So February 29 is Rare Disease Day. This year marks the fifth anniversary of the event, and what started with a few countries in Europe has now spread to over 60 countries. The main focus is to raise awareness among the public and decision-makers about rare or ‘orphan’ diseases and their impact on patients’ lives.
Their definition of a rare disease is one that affects a small number of people. In Europe that means fewer than 1 in 2000. In the United States it means fewer than 200,000 at any given time. But if it disrupts your life and is potentially fatal isn’t it a rarity?
Lets take a look at our group of supported diseases:
Each of these groups represent but a fraction of the number of people in the world, and with our world population pushing 7 trillion, that may not seem like many. But if you look at them as a group, it is millions of people, and that IS a lot. There is someone born in the United States every 8 seconds, and someone dies in our country every 12, so there is a pretty good chance that at some point in their lives they will have crossed paths with someone facing one of these diseases. Think of it as a “Six Degrees of Disease Separation” game.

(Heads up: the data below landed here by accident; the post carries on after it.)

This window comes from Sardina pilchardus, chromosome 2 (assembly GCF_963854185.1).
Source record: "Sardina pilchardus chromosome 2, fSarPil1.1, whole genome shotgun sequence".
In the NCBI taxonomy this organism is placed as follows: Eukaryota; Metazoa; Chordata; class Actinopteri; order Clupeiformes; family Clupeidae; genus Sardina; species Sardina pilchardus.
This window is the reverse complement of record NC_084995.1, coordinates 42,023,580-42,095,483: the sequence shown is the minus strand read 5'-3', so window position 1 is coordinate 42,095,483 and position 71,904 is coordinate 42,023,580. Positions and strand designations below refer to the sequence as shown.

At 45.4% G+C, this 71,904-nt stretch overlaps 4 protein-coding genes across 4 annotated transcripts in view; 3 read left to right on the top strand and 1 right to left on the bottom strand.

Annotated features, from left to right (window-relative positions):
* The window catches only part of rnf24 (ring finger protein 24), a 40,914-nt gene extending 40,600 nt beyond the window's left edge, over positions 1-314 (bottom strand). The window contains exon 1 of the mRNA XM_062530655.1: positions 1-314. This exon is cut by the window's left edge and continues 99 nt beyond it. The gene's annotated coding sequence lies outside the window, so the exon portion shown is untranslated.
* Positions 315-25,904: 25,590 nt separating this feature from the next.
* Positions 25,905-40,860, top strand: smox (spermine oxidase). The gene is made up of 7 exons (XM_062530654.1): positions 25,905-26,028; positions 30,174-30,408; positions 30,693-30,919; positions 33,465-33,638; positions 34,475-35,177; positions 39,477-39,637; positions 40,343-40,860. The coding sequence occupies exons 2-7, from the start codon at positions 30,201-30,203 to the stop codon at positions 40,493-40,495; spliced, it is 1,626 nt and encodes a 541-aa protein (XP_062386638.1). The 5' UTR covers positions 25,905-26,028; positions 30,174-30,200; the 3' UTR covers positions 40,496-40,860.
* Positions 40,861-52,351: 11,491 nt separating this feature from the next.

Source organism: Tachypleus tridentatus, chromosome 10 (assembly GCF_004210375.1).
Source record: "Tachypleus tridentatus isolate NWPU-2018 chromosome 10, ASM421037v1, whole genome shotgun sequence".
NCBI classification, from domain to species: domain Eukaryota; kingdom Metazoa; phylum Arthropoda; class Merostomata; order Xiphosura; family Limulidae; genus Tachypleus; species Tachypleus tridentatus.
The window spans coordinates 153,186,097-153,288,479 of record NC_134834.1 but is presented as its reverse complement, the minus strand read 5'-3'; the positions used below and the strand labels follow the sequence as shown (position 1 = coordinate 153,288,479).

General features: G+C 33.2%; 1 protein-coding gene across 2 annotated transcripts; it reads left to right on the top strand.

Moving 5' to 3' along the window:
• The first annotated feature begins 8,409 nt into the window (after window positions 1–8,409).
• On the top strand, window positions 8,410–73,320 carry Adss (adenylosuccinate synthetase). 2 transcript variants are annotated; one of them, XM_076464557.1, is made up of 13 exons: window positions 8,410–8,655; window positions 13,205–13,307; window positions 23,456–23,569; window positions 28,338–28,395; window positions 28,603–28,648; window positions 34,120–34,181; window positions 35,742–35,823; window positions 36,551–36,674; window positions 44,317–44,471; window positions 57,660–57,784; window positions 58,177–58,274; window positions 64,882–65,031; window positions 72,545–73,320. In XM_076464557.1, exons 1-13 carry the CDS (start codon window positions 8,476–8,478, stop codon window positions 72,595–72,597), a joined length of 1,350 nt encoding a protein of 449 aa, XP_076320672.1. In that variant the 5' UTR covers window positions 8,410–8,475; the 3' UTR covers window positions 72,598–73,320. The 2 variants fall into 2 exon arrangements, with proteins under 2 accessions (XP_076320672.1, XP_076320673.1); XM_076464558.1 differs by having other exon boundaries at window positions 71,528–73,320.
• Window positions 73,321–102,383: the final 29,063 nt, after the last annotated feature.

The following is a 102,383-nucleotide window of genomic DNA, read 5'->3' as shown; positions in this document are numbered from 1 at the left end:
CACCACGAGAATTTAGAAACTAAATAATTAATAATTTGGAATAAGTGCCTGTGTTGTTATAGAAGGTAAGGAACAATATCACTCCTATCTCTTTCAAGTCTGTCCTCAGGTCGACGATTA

Perhaps that community doesn’t seem so isolated any more.
And none of these diseases are brand new. People have been researching narcolepsy, Huntington’s, pulmonary hypertension, and the others for decades, and in some cases centuries. They aren’t the common cold, but they have a commonality: They make people sick, make them scared, and quite often are not curable. So having Congenital Factor XIII Deficiency doesn’t make you unusual; rather it makes you a part of a community.
Perhaps we need to make February 29 just like every other day, a “Living With My Disease Day”, and raise the awareness that there is this vast network out here that is trying to get by. You get a birthday once per year (with the exception of our Leap Year!), and anniversaries creep up on us, but every morning that you wake up and take a breath it’s a “rare disease day”. Let people know why you’re observing it.